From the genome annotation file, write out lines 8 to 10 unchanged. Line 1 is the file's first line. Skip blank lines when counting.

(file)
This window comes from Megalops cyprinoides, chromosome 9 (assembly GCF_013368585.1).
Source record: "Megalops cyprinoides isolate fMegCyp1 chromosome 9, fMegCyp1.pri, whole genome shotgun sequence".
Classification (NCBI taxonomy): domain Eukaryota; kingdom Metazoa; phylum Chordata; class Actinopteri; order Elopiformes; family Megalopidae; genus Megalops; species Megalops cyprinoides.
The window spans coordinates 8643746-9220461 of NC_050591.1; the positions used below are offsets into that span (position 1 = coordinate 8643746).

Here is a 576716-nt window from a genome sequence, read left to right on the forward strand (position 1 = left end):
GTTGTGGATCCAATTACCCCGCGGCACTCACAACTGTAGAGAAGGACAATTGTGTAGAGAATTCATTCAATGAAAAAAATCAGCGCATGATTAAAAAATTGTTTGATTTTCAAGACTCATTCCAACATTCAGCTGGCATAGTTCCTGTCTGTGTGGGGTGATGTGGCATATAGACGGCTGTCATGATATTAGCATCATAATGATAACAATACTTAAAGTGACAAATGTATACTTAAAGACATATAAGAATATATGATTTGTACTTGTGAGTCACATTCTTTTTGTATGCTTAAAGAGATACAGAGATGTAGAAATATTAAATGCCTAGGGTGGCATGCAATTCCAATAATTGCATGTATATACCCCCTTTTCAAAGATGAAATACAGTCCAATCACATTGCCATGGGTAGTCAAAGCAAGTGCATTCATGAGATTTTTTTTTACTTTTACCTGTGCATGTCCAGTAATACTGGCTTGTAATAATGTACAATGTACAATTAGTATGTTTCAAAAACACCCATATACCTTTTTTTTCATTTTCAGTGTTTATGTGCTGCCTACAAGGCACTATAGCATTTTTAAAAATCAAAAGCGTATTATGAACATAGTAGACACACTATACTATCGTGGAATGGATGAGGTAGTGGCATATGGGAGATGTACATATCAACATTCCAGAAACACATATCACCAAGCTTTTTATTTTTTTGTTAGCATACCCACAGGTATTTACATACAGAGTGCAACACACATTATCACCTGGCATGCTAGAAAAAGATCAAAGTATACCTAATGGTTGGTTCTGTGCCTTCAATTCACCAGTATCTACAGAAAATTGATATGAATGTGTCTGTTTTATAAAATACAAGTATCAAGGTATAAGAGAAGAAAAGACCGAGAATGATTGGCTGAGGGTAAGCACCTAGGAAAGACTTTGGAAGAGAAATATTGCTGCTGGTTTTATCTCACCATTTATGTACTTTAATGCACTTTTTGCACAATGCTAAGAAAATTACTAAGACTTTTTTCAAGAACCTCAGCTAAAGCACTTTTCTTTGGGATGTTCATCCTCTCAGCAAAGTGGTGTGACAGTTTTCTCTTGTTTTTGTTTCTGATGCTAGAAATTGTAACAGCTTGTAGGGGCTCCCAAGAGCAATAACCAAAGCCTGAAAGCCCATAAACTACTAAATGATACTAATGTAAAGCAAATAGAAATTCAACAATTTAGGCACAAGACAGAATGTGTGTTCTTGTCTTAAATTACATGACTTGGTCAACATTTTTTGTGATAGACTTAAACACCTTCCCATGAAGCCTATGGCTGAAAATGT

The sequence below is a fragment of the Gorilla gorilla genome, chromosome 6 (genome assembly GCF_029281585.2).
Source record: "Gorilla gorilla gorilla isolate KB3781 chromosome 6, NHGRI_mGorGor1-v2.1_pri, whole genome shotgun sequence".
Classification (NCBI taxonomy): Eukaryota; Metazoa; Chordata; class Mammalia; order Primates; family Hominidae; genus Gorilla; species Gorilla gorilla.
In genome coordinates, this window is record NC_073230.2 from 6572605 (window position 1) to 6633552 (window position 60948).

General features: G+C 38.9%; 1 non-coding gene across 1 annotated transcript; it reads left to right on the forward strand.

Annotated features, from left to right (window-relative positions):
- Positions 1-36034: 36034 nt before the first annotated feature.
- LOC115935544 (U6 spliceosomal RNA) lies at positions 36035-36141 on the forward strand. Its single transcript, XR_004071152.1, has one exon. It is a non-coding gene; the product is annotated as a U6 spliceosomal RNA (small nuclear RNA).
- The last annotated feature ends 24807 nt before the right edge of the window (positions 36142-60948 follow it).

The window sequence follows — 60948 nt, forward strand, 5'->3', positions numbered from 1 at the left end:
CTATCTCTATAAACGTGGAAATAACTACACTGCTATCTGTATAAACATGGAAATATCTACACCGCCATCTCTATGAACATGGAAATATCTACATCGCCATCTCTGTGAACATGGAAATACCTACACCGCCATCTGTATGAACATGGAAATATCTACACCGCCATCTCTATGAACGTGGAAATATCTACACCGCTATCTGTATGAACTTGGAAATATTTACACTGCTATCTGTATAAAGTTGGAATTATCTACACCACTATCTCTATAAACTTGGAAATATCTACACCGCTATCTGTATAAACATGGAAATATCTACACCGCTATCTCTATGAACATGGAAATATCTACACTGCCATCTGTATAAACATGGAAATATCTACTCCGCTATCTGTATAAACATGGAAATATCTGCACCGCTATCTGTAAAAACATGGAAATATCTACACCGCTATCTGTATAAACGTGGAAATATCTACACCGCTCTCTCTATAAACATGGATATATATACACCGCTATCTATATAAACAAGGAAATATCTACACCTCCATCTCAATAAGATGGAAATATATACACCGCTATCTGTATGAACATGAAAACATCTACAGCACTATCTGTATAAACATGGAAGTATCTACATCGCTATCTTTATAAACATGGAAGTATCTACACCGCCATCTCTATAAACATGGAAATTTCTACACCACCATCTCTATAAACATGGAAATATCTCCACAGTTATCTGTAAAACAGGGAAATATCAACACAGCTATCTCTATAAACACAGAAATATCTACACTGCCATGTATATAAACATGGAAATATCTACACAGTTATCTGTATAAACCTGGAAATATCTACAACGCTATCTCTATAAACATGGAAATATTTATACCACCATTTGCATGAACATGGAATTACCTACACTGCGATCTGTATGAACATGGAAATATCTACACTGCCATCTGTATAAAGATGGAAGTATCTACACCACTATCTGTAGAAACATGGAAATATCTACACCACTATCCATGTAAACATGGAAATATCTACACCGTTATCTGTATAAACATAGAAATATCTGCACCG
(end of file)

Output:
Source record: "Gorilla gorilla gorilla isolate KB3781 chromosome 6, NHGRI_mGorGor1-v2.1_pri, whole genome shotgun sequence".
Classification (NCBI taxonomy): Eukaryota; Metazoa; Chordata; class Mammalia; order Primates; family Hominidae; genus Gorilla; species Gorilla gorilla.
In genome coordinates, this window is record NC_073230.2 from 6572605 (window position 1) to 6633552 (window position 60948).